The successful use of boston ocular surface prosthesis in the treatment of persistent corneal epithelial defect after herpes zoster ophthalmicus

Koray Gumus, Anisa Gire, Stephen C. Pflugfelder

Research output: Contribution to journalArticle

Abstract

PURPOSE:: To describe the use of the Boston ocular surface prosthesis (BOSP) to successfully treat a persistent corneal epithelial defect (PCED) after herpes zoster ophthalmicus that was minimally responsive to conventional therapies. METHODS:: A case report. RESULTS:: A 44-year-old man who developed a PCED in the right eye after herpes zoster ophthalmicus was treated with conventional therapies, including topical difluprednate opthalmic emulsion, 0.05% cyclosporine ophthalmic emulsion, topical autologous plasma, and oral doxycycline. Silicone plugs were inserted in the right upper and lower puncta. An 18-mm therapeutic hydrogel contact lens was placed in the right eye. After 4 weeks of this treatment, double layer amniotic membrane transplantation and temporary lateral tarsoraphy were performed. Ten days after the procedure, the amniotic membrane had dissolved and the tarsorrhaphy was opened. Because only partial healing of the corneal epithelial defect was observed, the patient was fit with the BOSP that he wore all waking hours. A soft contact lens was worn overnight after the BOSP was removed. Rapid reepithelization was observed within the week after starting the BOSP. The epithelial defect completely healed after 3 weeks, and the uncorrected visual acuity in the right eye improved to 20/50. CONCLUSIONS:: The BOSP should be considered as an important treatment option for management of PCEDs in eyes with altered corneal sensitivity.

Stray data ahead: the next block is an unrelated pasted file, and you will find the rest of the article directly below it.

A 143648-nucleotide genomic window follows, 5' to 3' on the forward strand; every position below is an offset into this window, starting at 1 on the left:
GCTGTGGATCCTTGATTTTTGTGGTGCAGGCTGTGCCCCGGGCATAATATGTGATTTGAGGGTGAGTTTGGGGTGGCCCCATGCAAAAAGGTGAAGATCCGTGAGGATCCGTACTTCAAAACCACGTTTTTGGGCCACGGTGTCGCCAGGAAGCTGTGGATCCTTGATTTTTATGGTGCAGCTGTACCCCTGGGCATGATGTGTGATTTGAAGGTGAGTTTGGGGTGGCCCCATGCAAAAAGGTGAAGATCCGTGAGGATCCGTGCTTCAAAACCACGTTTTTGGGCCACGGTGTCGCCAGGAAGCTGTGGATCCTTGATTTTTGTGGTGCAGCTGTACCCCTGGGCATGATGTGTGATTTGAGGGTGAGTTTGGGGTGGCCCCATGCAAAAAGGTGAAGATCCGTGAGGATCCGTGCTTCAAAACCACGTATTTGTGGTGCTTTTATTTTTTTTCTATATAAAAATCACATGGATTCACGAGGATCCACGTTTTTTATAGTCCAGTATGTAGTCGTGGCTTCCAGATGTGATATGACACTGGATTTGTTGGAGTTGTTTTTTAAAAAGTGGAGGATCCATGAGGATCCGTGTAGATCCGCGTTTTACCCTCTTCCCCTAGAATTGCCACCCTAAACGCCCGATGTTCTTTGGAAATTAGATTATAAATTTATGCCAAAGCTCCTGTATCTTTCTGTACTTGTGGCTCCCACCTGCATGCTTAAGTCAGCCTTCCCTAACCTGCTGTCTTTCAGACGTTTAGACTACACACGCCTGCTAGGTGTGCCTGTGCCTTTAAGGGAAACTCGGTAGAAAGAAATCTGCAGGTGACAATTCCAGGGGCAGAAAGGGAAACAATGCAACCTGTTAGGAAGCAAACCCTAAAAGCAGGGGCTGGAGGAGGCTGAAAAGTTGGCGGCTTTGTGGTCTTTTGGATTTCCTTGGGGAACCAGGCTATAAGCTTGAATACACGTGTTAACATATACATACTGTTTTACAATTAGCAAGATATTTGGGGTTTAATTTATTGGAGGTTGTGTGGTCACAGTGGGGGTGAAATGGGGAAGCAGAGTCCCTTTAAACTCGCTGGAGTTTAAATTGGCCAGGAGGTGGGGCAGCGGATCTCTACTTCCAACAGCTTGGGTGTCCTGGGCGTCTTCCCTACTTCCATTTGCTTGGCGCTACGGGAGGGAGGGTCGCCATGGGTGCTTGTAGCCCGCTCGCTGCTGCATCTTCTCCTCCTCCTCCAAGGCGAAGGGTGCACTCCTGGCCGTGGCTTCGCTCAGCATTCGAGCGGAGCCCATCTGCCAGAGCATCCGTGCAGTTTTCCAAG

Original languageEnglish (US)
Pages (from-to)1465-1468
Number of pages4
JournalCornea
Volume29
Issue number12
DOIs
StatePublished - Dec 1 2010
Externally publishedYes

Keywords

  • Boston ocular surface prosthesis
  • corneal sensitivity
  • herpes zoster ophthalmicus
  • persistent corneal epithelial defect

ASJC Scopus subject areas

  • Ophthalmology

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